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Carbon trading a reality in South Africa

Carbon trading a reality in South Africa

Mar 27, 2014

27 March 2014 ~ Johannesburg, South Africa: The British High Commissioner and Promethium Carbon last night hosted the launch of Carbon Trading in South Africa, a report commissioned by the British High Commissioner which identifies the requirements for such a trading system.

Sir David King, the British Foreign Secretary’s Special Representative for Climate Change, was the keynote speaker and shared his vast experience on environment and infrastructure, pointing out that South Africa is “ideal” for solar energy and that with the high quality photovoltaics China has made immense progress with, South Africa is in a position to achieve great returns from solar.

The report says that greenhouse gas offset trading is a possibility within South Africa, where carbon tax and carbon offsets are fast becoming a reality.  For carbon offsets to be functional, a carbon offset trading system is required.

The South African Government’s climate change strategy allows for the potential use of carbon offsets in two applications: The first is to allow companies to mitigate their financial liability in terms of the proposed carbon tax; and the second is to allow companies to use offsets against a potential carbon budgeting system. This report focuses mainly on the first application.

The report investigates whether it will be possible to implement a carbon offset trading scheme within the same time frame as the announced schedule for the implementation of the South African carbon tax. It concludes that this will be possible, provided maximum use is made of existing infrastructure. This infrastructure is required to warrant both the environmental and economic integrity of the system.

The first level of infrastructure is required to ensure the environmental integrity of the system.  Environmental integrity refers to the requirement that each ton of CO2 traded as an offset must represent an actual emission reduction of one ton.  This can be achieved through the utilisation of existing offset standards like the Clean Development Mechanism (CDM), the Verified Carbon Standard (VCS) or the Gold Standard.

The second level of infrastructure is required to ensure the economic integrity of the system.   This means that the credits and money handled in the system must be secure from theft, fraud and other undesirable events.  Economic integrity can be ensured by using the JSE as a trading platform and combining it with either a local registry, such as Strate or ESC, or an international registry such as Markit or APX.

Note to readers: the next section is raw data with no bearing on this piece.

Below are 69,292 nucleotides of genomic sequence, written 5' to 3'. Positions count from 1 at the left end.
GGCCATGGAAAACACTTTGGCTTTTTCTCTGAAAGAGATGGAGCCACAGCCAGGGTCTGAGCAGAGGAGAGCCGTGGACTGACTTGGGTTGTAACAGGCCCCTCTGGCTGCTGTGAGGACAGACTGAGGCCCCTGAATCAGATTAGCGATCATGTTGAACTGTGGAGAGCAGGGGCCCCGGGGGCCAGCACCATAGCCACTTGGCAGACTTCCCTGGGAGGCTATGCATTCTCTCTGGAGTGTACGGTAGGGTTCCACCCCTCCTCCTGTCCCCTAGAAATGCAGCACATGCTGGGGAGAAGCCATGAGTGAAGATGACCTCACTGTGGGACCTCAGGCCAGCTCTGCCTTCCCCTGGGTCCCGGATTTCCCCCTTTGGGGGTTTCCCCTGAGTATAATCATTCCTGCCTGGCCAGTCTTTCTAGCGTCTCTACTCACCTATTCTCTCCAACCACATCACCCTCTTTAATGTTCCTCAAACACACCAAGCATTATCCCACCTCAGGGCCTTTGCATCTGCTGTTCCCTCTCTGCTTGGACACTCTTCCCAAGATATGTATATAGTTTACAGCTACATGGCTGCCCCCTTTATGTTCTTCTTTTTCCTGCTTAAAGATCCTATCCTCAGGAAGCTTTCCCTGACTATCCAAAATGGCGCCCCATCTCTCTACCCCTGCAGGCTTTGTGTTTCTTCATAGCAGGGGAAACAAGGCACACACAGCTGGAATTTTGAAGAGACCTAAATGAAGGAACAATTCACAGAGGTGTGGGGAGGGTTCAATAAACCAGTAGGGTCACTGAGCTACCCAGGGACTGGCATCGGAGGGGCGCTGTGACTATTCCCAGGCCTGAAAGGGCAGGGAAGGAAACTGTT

Promethium’s report proposes to limit the trade of offset credits in South Africa to credits generated in projects to avoid abuse of the system.  Eligibility criteria must be designed to ensure that projects contribute to the development objectives of the country.  It is proposed to achieve this through a set of National Appropriateness Tagging Rules. The tagging rules should be placed under the custodianship of a committee, consisting of both government and the private sector.

Infrastructure exists

The infrastructure required for the implementation of the National Appropriateness Tagging Rules already exists in the current environmental auditing industry in the country.  No additional infrastructure development is required for this aspect of the trading system.

The research undertaken for the report covered a high level analysis of the potential market supply and demand.  The study found that there is sufficient potential volume to meet the demand generated by the proposed carbon tax at a marginal cost of R120 per ton CO2e. The estimated volume of trade in the market is sufficient to create a viable market.

The report’s overall conclusion is that the necessary infrastructure, as well as potential supply and demand, exists to create a domestic carbon offset trading scheme in South Africa.  The utilisation of existing infrastructure can make this possible within the same timeframes as the proposed South African carbon tax.

In addition, a potential trading system could also be used under a carbon budget regime.  Building on existing national and international infrastructure will ensure the integrity, credibility and consistency of the proposed system.  This will reduce costs and enhance the prospects of future linking with international carbon markets, according to the report.

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